One question that comes up this time of the year is how could Yeshua have a real Passover Seder, but still be sacrificed as the Lamb of God at the appropriate time? At our Seder this year, I added a short teaching after the meal addressing this question. In response to several requests for this teaching, I’m posting it here with a few editorial changes.
Before we enter into the rest of the Seder, I have a question for you. Christians have long held that Yeshua died at the same time the lambs were being sacrificed in the temple. So how could Yeshua have a Passover Seder with his talmidim, yet die at the same time the Passover lambs were being sacrificed in the temple?
Rabbi Matthew Salathe, of Temple Aron haKodesh, has posited some interesting points on Yeshua’s Passover week. I’ve pulled some of his points and added my own thoughts and questions as well.
During the time of Yeshua there were 24 sects of Judaism. Yeshua taught and did many things that pointed out truth and error in each of them. Could it be he was looking to bring them back together as one people?
The Essenes were one of these sects. They refused to recognize the temple leadership because they weren’t from the line of Aaron. Their calendar was also different from the temple calendar. And they were a sect of men. So when we hear that Yeshua told his talmidim to look for a man carrying water – a job usually consigned to women – it indicates it might have been an Essene. So he celebrated a legitimate Seder on the Essene calendar and then, as the Lamb of God, He took on the sin of the world at the appointed time.
Here is an historical glimpse into Yeshua’s last Seder, pulled from the Gospel accounts (CJB):
Yeshua sent Kefa and Yochanan, instructing them, “Go and prepare our Seder, so we can eat.” They asked him, “Where do you want us to prepare it?” He told them, “As you’re going into the city, a man carrying a jar of water will meet you. Follow him into the house he enters, and say to its owner, ‘The Rabbi says to you, “Where is the guest room, where I am to eat the Pesach meal with my talmidim?” He will show you a large room upstairs already furnished; make the preparations there.” They went and found things just as Yeshua had told them they would be, and they prepared for the Seder.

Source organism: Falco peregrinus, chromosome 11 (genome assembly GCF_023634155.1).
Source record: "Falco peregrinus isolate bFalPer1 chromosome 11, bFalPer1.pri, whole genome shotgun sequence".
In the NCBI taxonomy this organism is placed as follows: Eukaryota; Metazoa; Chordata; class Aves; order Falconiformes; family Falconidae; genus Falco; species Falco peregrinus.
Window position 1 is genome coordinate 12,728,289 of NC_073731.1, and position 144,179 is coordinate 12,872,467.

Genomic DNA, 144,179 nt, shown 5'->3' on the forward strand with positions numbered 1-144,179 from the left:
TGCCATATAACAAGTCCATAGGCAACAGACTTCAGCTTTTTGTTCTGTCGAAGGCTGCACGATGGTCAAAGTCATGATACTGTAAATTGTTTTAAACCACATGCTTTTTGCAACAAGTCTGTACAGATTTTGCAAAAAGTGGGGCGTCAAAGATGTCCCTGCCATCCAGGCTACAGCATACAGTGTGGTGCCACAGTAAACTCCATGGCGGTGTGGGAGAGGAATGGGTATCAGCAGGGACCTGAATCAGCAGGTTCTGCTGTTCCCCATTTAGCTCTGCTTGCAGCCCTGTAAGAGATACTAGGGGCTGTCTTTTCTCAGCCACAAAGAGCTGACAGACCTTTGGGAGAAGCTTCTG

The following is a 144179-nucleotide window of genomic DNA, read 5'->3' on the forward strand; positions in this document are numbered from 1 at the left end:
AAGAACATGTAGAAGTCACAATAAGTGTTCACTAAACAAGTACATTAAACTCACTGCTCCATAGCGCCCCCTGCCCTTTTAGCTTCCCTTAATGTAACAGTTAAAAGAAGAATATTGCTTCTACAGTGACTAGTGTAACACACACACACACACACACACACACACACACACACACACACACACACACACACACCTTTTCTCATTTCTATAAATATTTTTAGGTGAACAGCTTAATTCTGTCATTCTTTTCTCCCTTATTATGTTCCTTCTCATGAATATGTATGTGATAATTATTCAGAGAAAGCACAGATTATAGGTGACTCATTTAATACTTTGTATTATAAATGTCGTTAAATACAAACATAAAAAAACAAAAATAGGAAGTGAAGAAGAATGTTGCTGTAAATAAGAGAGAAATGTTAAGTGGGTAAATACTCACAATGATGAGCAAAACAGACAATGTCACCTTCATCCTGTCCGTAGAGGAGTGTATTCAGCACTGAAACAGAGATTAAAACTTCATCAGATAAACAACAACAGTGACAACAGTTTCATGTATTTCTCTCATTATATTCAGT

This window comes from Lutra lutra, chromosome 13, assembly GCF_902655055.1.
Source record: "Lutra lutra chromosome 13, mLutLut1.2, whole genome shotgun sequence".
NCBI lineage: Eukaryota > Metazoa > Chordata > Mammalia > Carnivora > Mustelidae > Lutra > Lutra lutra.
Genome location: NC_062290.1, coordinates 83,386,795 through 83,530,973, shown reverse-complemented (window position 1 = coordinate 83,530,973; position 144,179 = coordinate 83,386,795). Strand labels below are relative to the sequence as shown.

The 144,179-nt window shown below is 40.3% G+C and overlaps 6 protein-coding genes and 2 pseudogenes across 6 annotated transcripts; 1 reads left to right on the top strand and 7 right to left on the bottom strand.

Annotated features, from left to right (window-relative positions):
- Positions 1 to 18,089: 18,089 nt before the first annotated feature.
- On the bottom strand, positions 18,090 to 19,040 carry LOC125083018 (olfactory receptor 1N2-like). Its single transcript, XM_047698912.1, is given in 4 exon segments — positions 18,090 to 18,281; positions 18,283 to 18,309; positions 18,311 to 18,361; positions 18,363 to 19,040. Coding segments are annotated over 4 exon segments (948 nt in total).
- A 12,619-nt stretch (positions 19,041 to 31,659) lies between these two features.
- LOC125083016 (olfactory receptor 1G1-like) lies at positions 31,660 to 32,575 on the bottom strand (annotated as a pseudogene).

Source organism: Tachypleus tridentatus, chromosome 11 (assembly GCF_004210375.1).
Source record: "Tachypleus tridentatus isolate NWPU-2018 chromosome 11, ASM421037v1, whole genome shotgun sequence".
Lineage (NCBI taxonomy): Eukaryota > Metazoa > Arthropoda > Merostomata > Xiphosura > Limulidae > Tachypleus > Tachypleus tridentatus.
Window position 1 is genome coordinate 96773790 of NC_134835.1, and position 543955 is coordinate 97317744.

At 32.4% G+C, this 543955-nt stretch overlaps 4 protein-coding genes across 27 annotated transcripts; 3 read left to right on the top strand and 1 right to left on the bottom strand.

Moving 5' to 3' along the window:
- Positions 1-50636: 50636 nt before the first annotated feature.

When the time came, Yeshua and the emissaries reclined at the table, and he said to them, “I have really wanted so much to celebrate this Seder with you before I die! For I tell you, it is certain that I will not celebrate it again until it is given its full meaning in the Kingdom of God.
While they were eating, Yeshua took a piece of matzah, made the b’rakhah, broke it, gave it to the talmidim and said, “Take! Eat! This is my body!” Also he took a cup of wine, made the b’rakhah, and gave it to them, saying, “All of you drink from it! For this is my blood, which ratifies the New Covenant, my blood shed on behalf of many, so that they may have their sins forgiven.
Yes! I tell you, I will not drink this ‘fruit of the vine’ again until the day I drink new wine in the Kingdom of God.” After singing the Hallel, they went out to the Mount of Olives.
Something to ponder as we proceed to take the Afikomen and the third cup of the Seder, known as the Cup of Redemption.
Derek Leman in a recent blog post, addressed the issue of whether it was an actual Passover Seder that Yeshua had his “last supper” with his apostles. He suggested that it was not uncommon to have “pre-Seder” meals ahead of the actual Passover. Most of the people offering sacrifices in Jerusalem for Pesach had come great distances and some arrived as much as a week early, so having a number of celebratory meals before the actual event was probably an ordinary custom. This would allow the Master to have a final Seder with his talmidim and still be on the cross while thousands of Pascal lambs were being sacrificed at the Temple.
That’s interesting, James. I’ve heard a lot of different views. I keep encouraging my rabbi to put his teaching on YouTube. I think the bottom line is that Yeshua was not crucified on Friday. We miss that Passover is a Sabbath, so that week there would have been two Sabbaths.
I agree. Since he could have risen any time after sundown on Saturday, that being the first day, counting backward three days means he was probably crucified on the previous Wednesday and died and entombed shortly before sundown. At sundown, the Pascal meal would have begun.